In addition, hemophilia can continue  to have an effect on their dating relationships because it sometimes affects their mobility, appearance, and interests. Disclosure about HIV or HCV status can raise issues about trust, the ability to make plans for the future, and potential sexual transmission of HIV. For married men, there are similarities and differences in potential issues. Sexual transmission and safer sex are major concerns that can have an effect on family planning. For these men and their partners, support in exploring pregnancy alternatives is helpful. Men with HIV or hepatitis can also face concerns about disease progression, and complications of treatment, which can affect relationships. Adults with HCV or HIV, or both, also face issues related to disclosing their diagnosis to their children and often seek guidance with this issue from HTC staff.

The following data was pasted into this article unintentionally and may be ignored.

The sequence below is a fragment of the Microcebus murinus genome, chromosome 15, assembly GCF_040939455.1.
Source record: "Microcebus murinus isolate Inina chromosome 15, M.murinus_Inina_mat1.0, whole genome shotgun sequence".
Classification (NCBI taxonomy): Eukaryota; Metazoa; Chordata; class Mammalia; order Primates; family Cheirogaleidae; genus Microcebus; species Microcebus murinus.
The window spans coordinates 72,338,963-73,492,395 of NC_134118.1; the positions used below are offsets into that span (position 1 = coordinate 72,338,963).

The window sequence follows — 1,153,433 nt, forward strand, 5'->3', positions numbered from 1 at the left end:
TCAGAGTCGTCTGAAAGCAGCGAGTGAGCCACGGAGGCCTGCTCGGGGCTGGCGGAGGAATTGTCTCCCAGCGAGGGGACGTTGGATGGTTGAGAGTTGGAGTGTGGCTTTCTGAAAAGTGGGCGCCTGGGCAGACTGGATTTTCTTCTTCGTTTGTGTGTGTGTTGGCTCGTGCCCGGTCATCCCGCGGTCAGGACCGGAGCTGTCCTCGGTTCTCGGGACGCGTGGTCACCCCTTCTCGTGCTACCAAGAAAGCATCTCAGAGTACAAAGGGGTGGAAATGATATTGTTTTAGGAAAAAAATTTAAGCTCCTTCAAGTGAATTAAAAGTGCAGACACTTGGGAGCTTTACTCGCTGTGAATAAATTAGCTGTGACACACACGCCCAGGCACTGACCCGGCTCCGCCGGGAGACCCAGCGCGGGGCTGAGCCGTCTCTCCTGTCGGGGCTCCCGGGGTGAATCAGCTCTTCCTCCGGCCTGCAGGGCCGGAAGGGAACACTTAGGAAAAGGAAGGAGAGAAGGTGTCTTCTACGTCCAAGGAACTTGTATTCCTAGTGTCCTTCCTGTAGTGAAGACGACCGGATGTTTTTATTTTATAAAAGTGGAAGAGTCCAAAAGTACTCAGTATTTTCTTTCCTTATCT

As patients cope with multiple diagnoses, such as hemophilia, joint disease, HIV, and hepatitis, considerations for treatment become more complex.

Planning for health care in the event of progressive disability is an important task for an adult, again raising concerns about loss of independence. While some of this responsibility can be assumed by a spouse, partner, or family member if disability progresses, it is important for the adult patient to continue to maintain as much control as possible over his health care.

Adults with hemophilia have considerable concerns about financial stability and the cost of health care. The cost of treating hemophilia and its complications continues to rise in a climate of health insurance changes. Individuals might select jobs or keep unsatisfactory jobs to be able to obtain or retain insurance coverage. Those with insurance face rising co- payments and lifetime limits. Health insurance concerns, coupled with the uncertain ability to continue to work, can be devastating to patients and their families.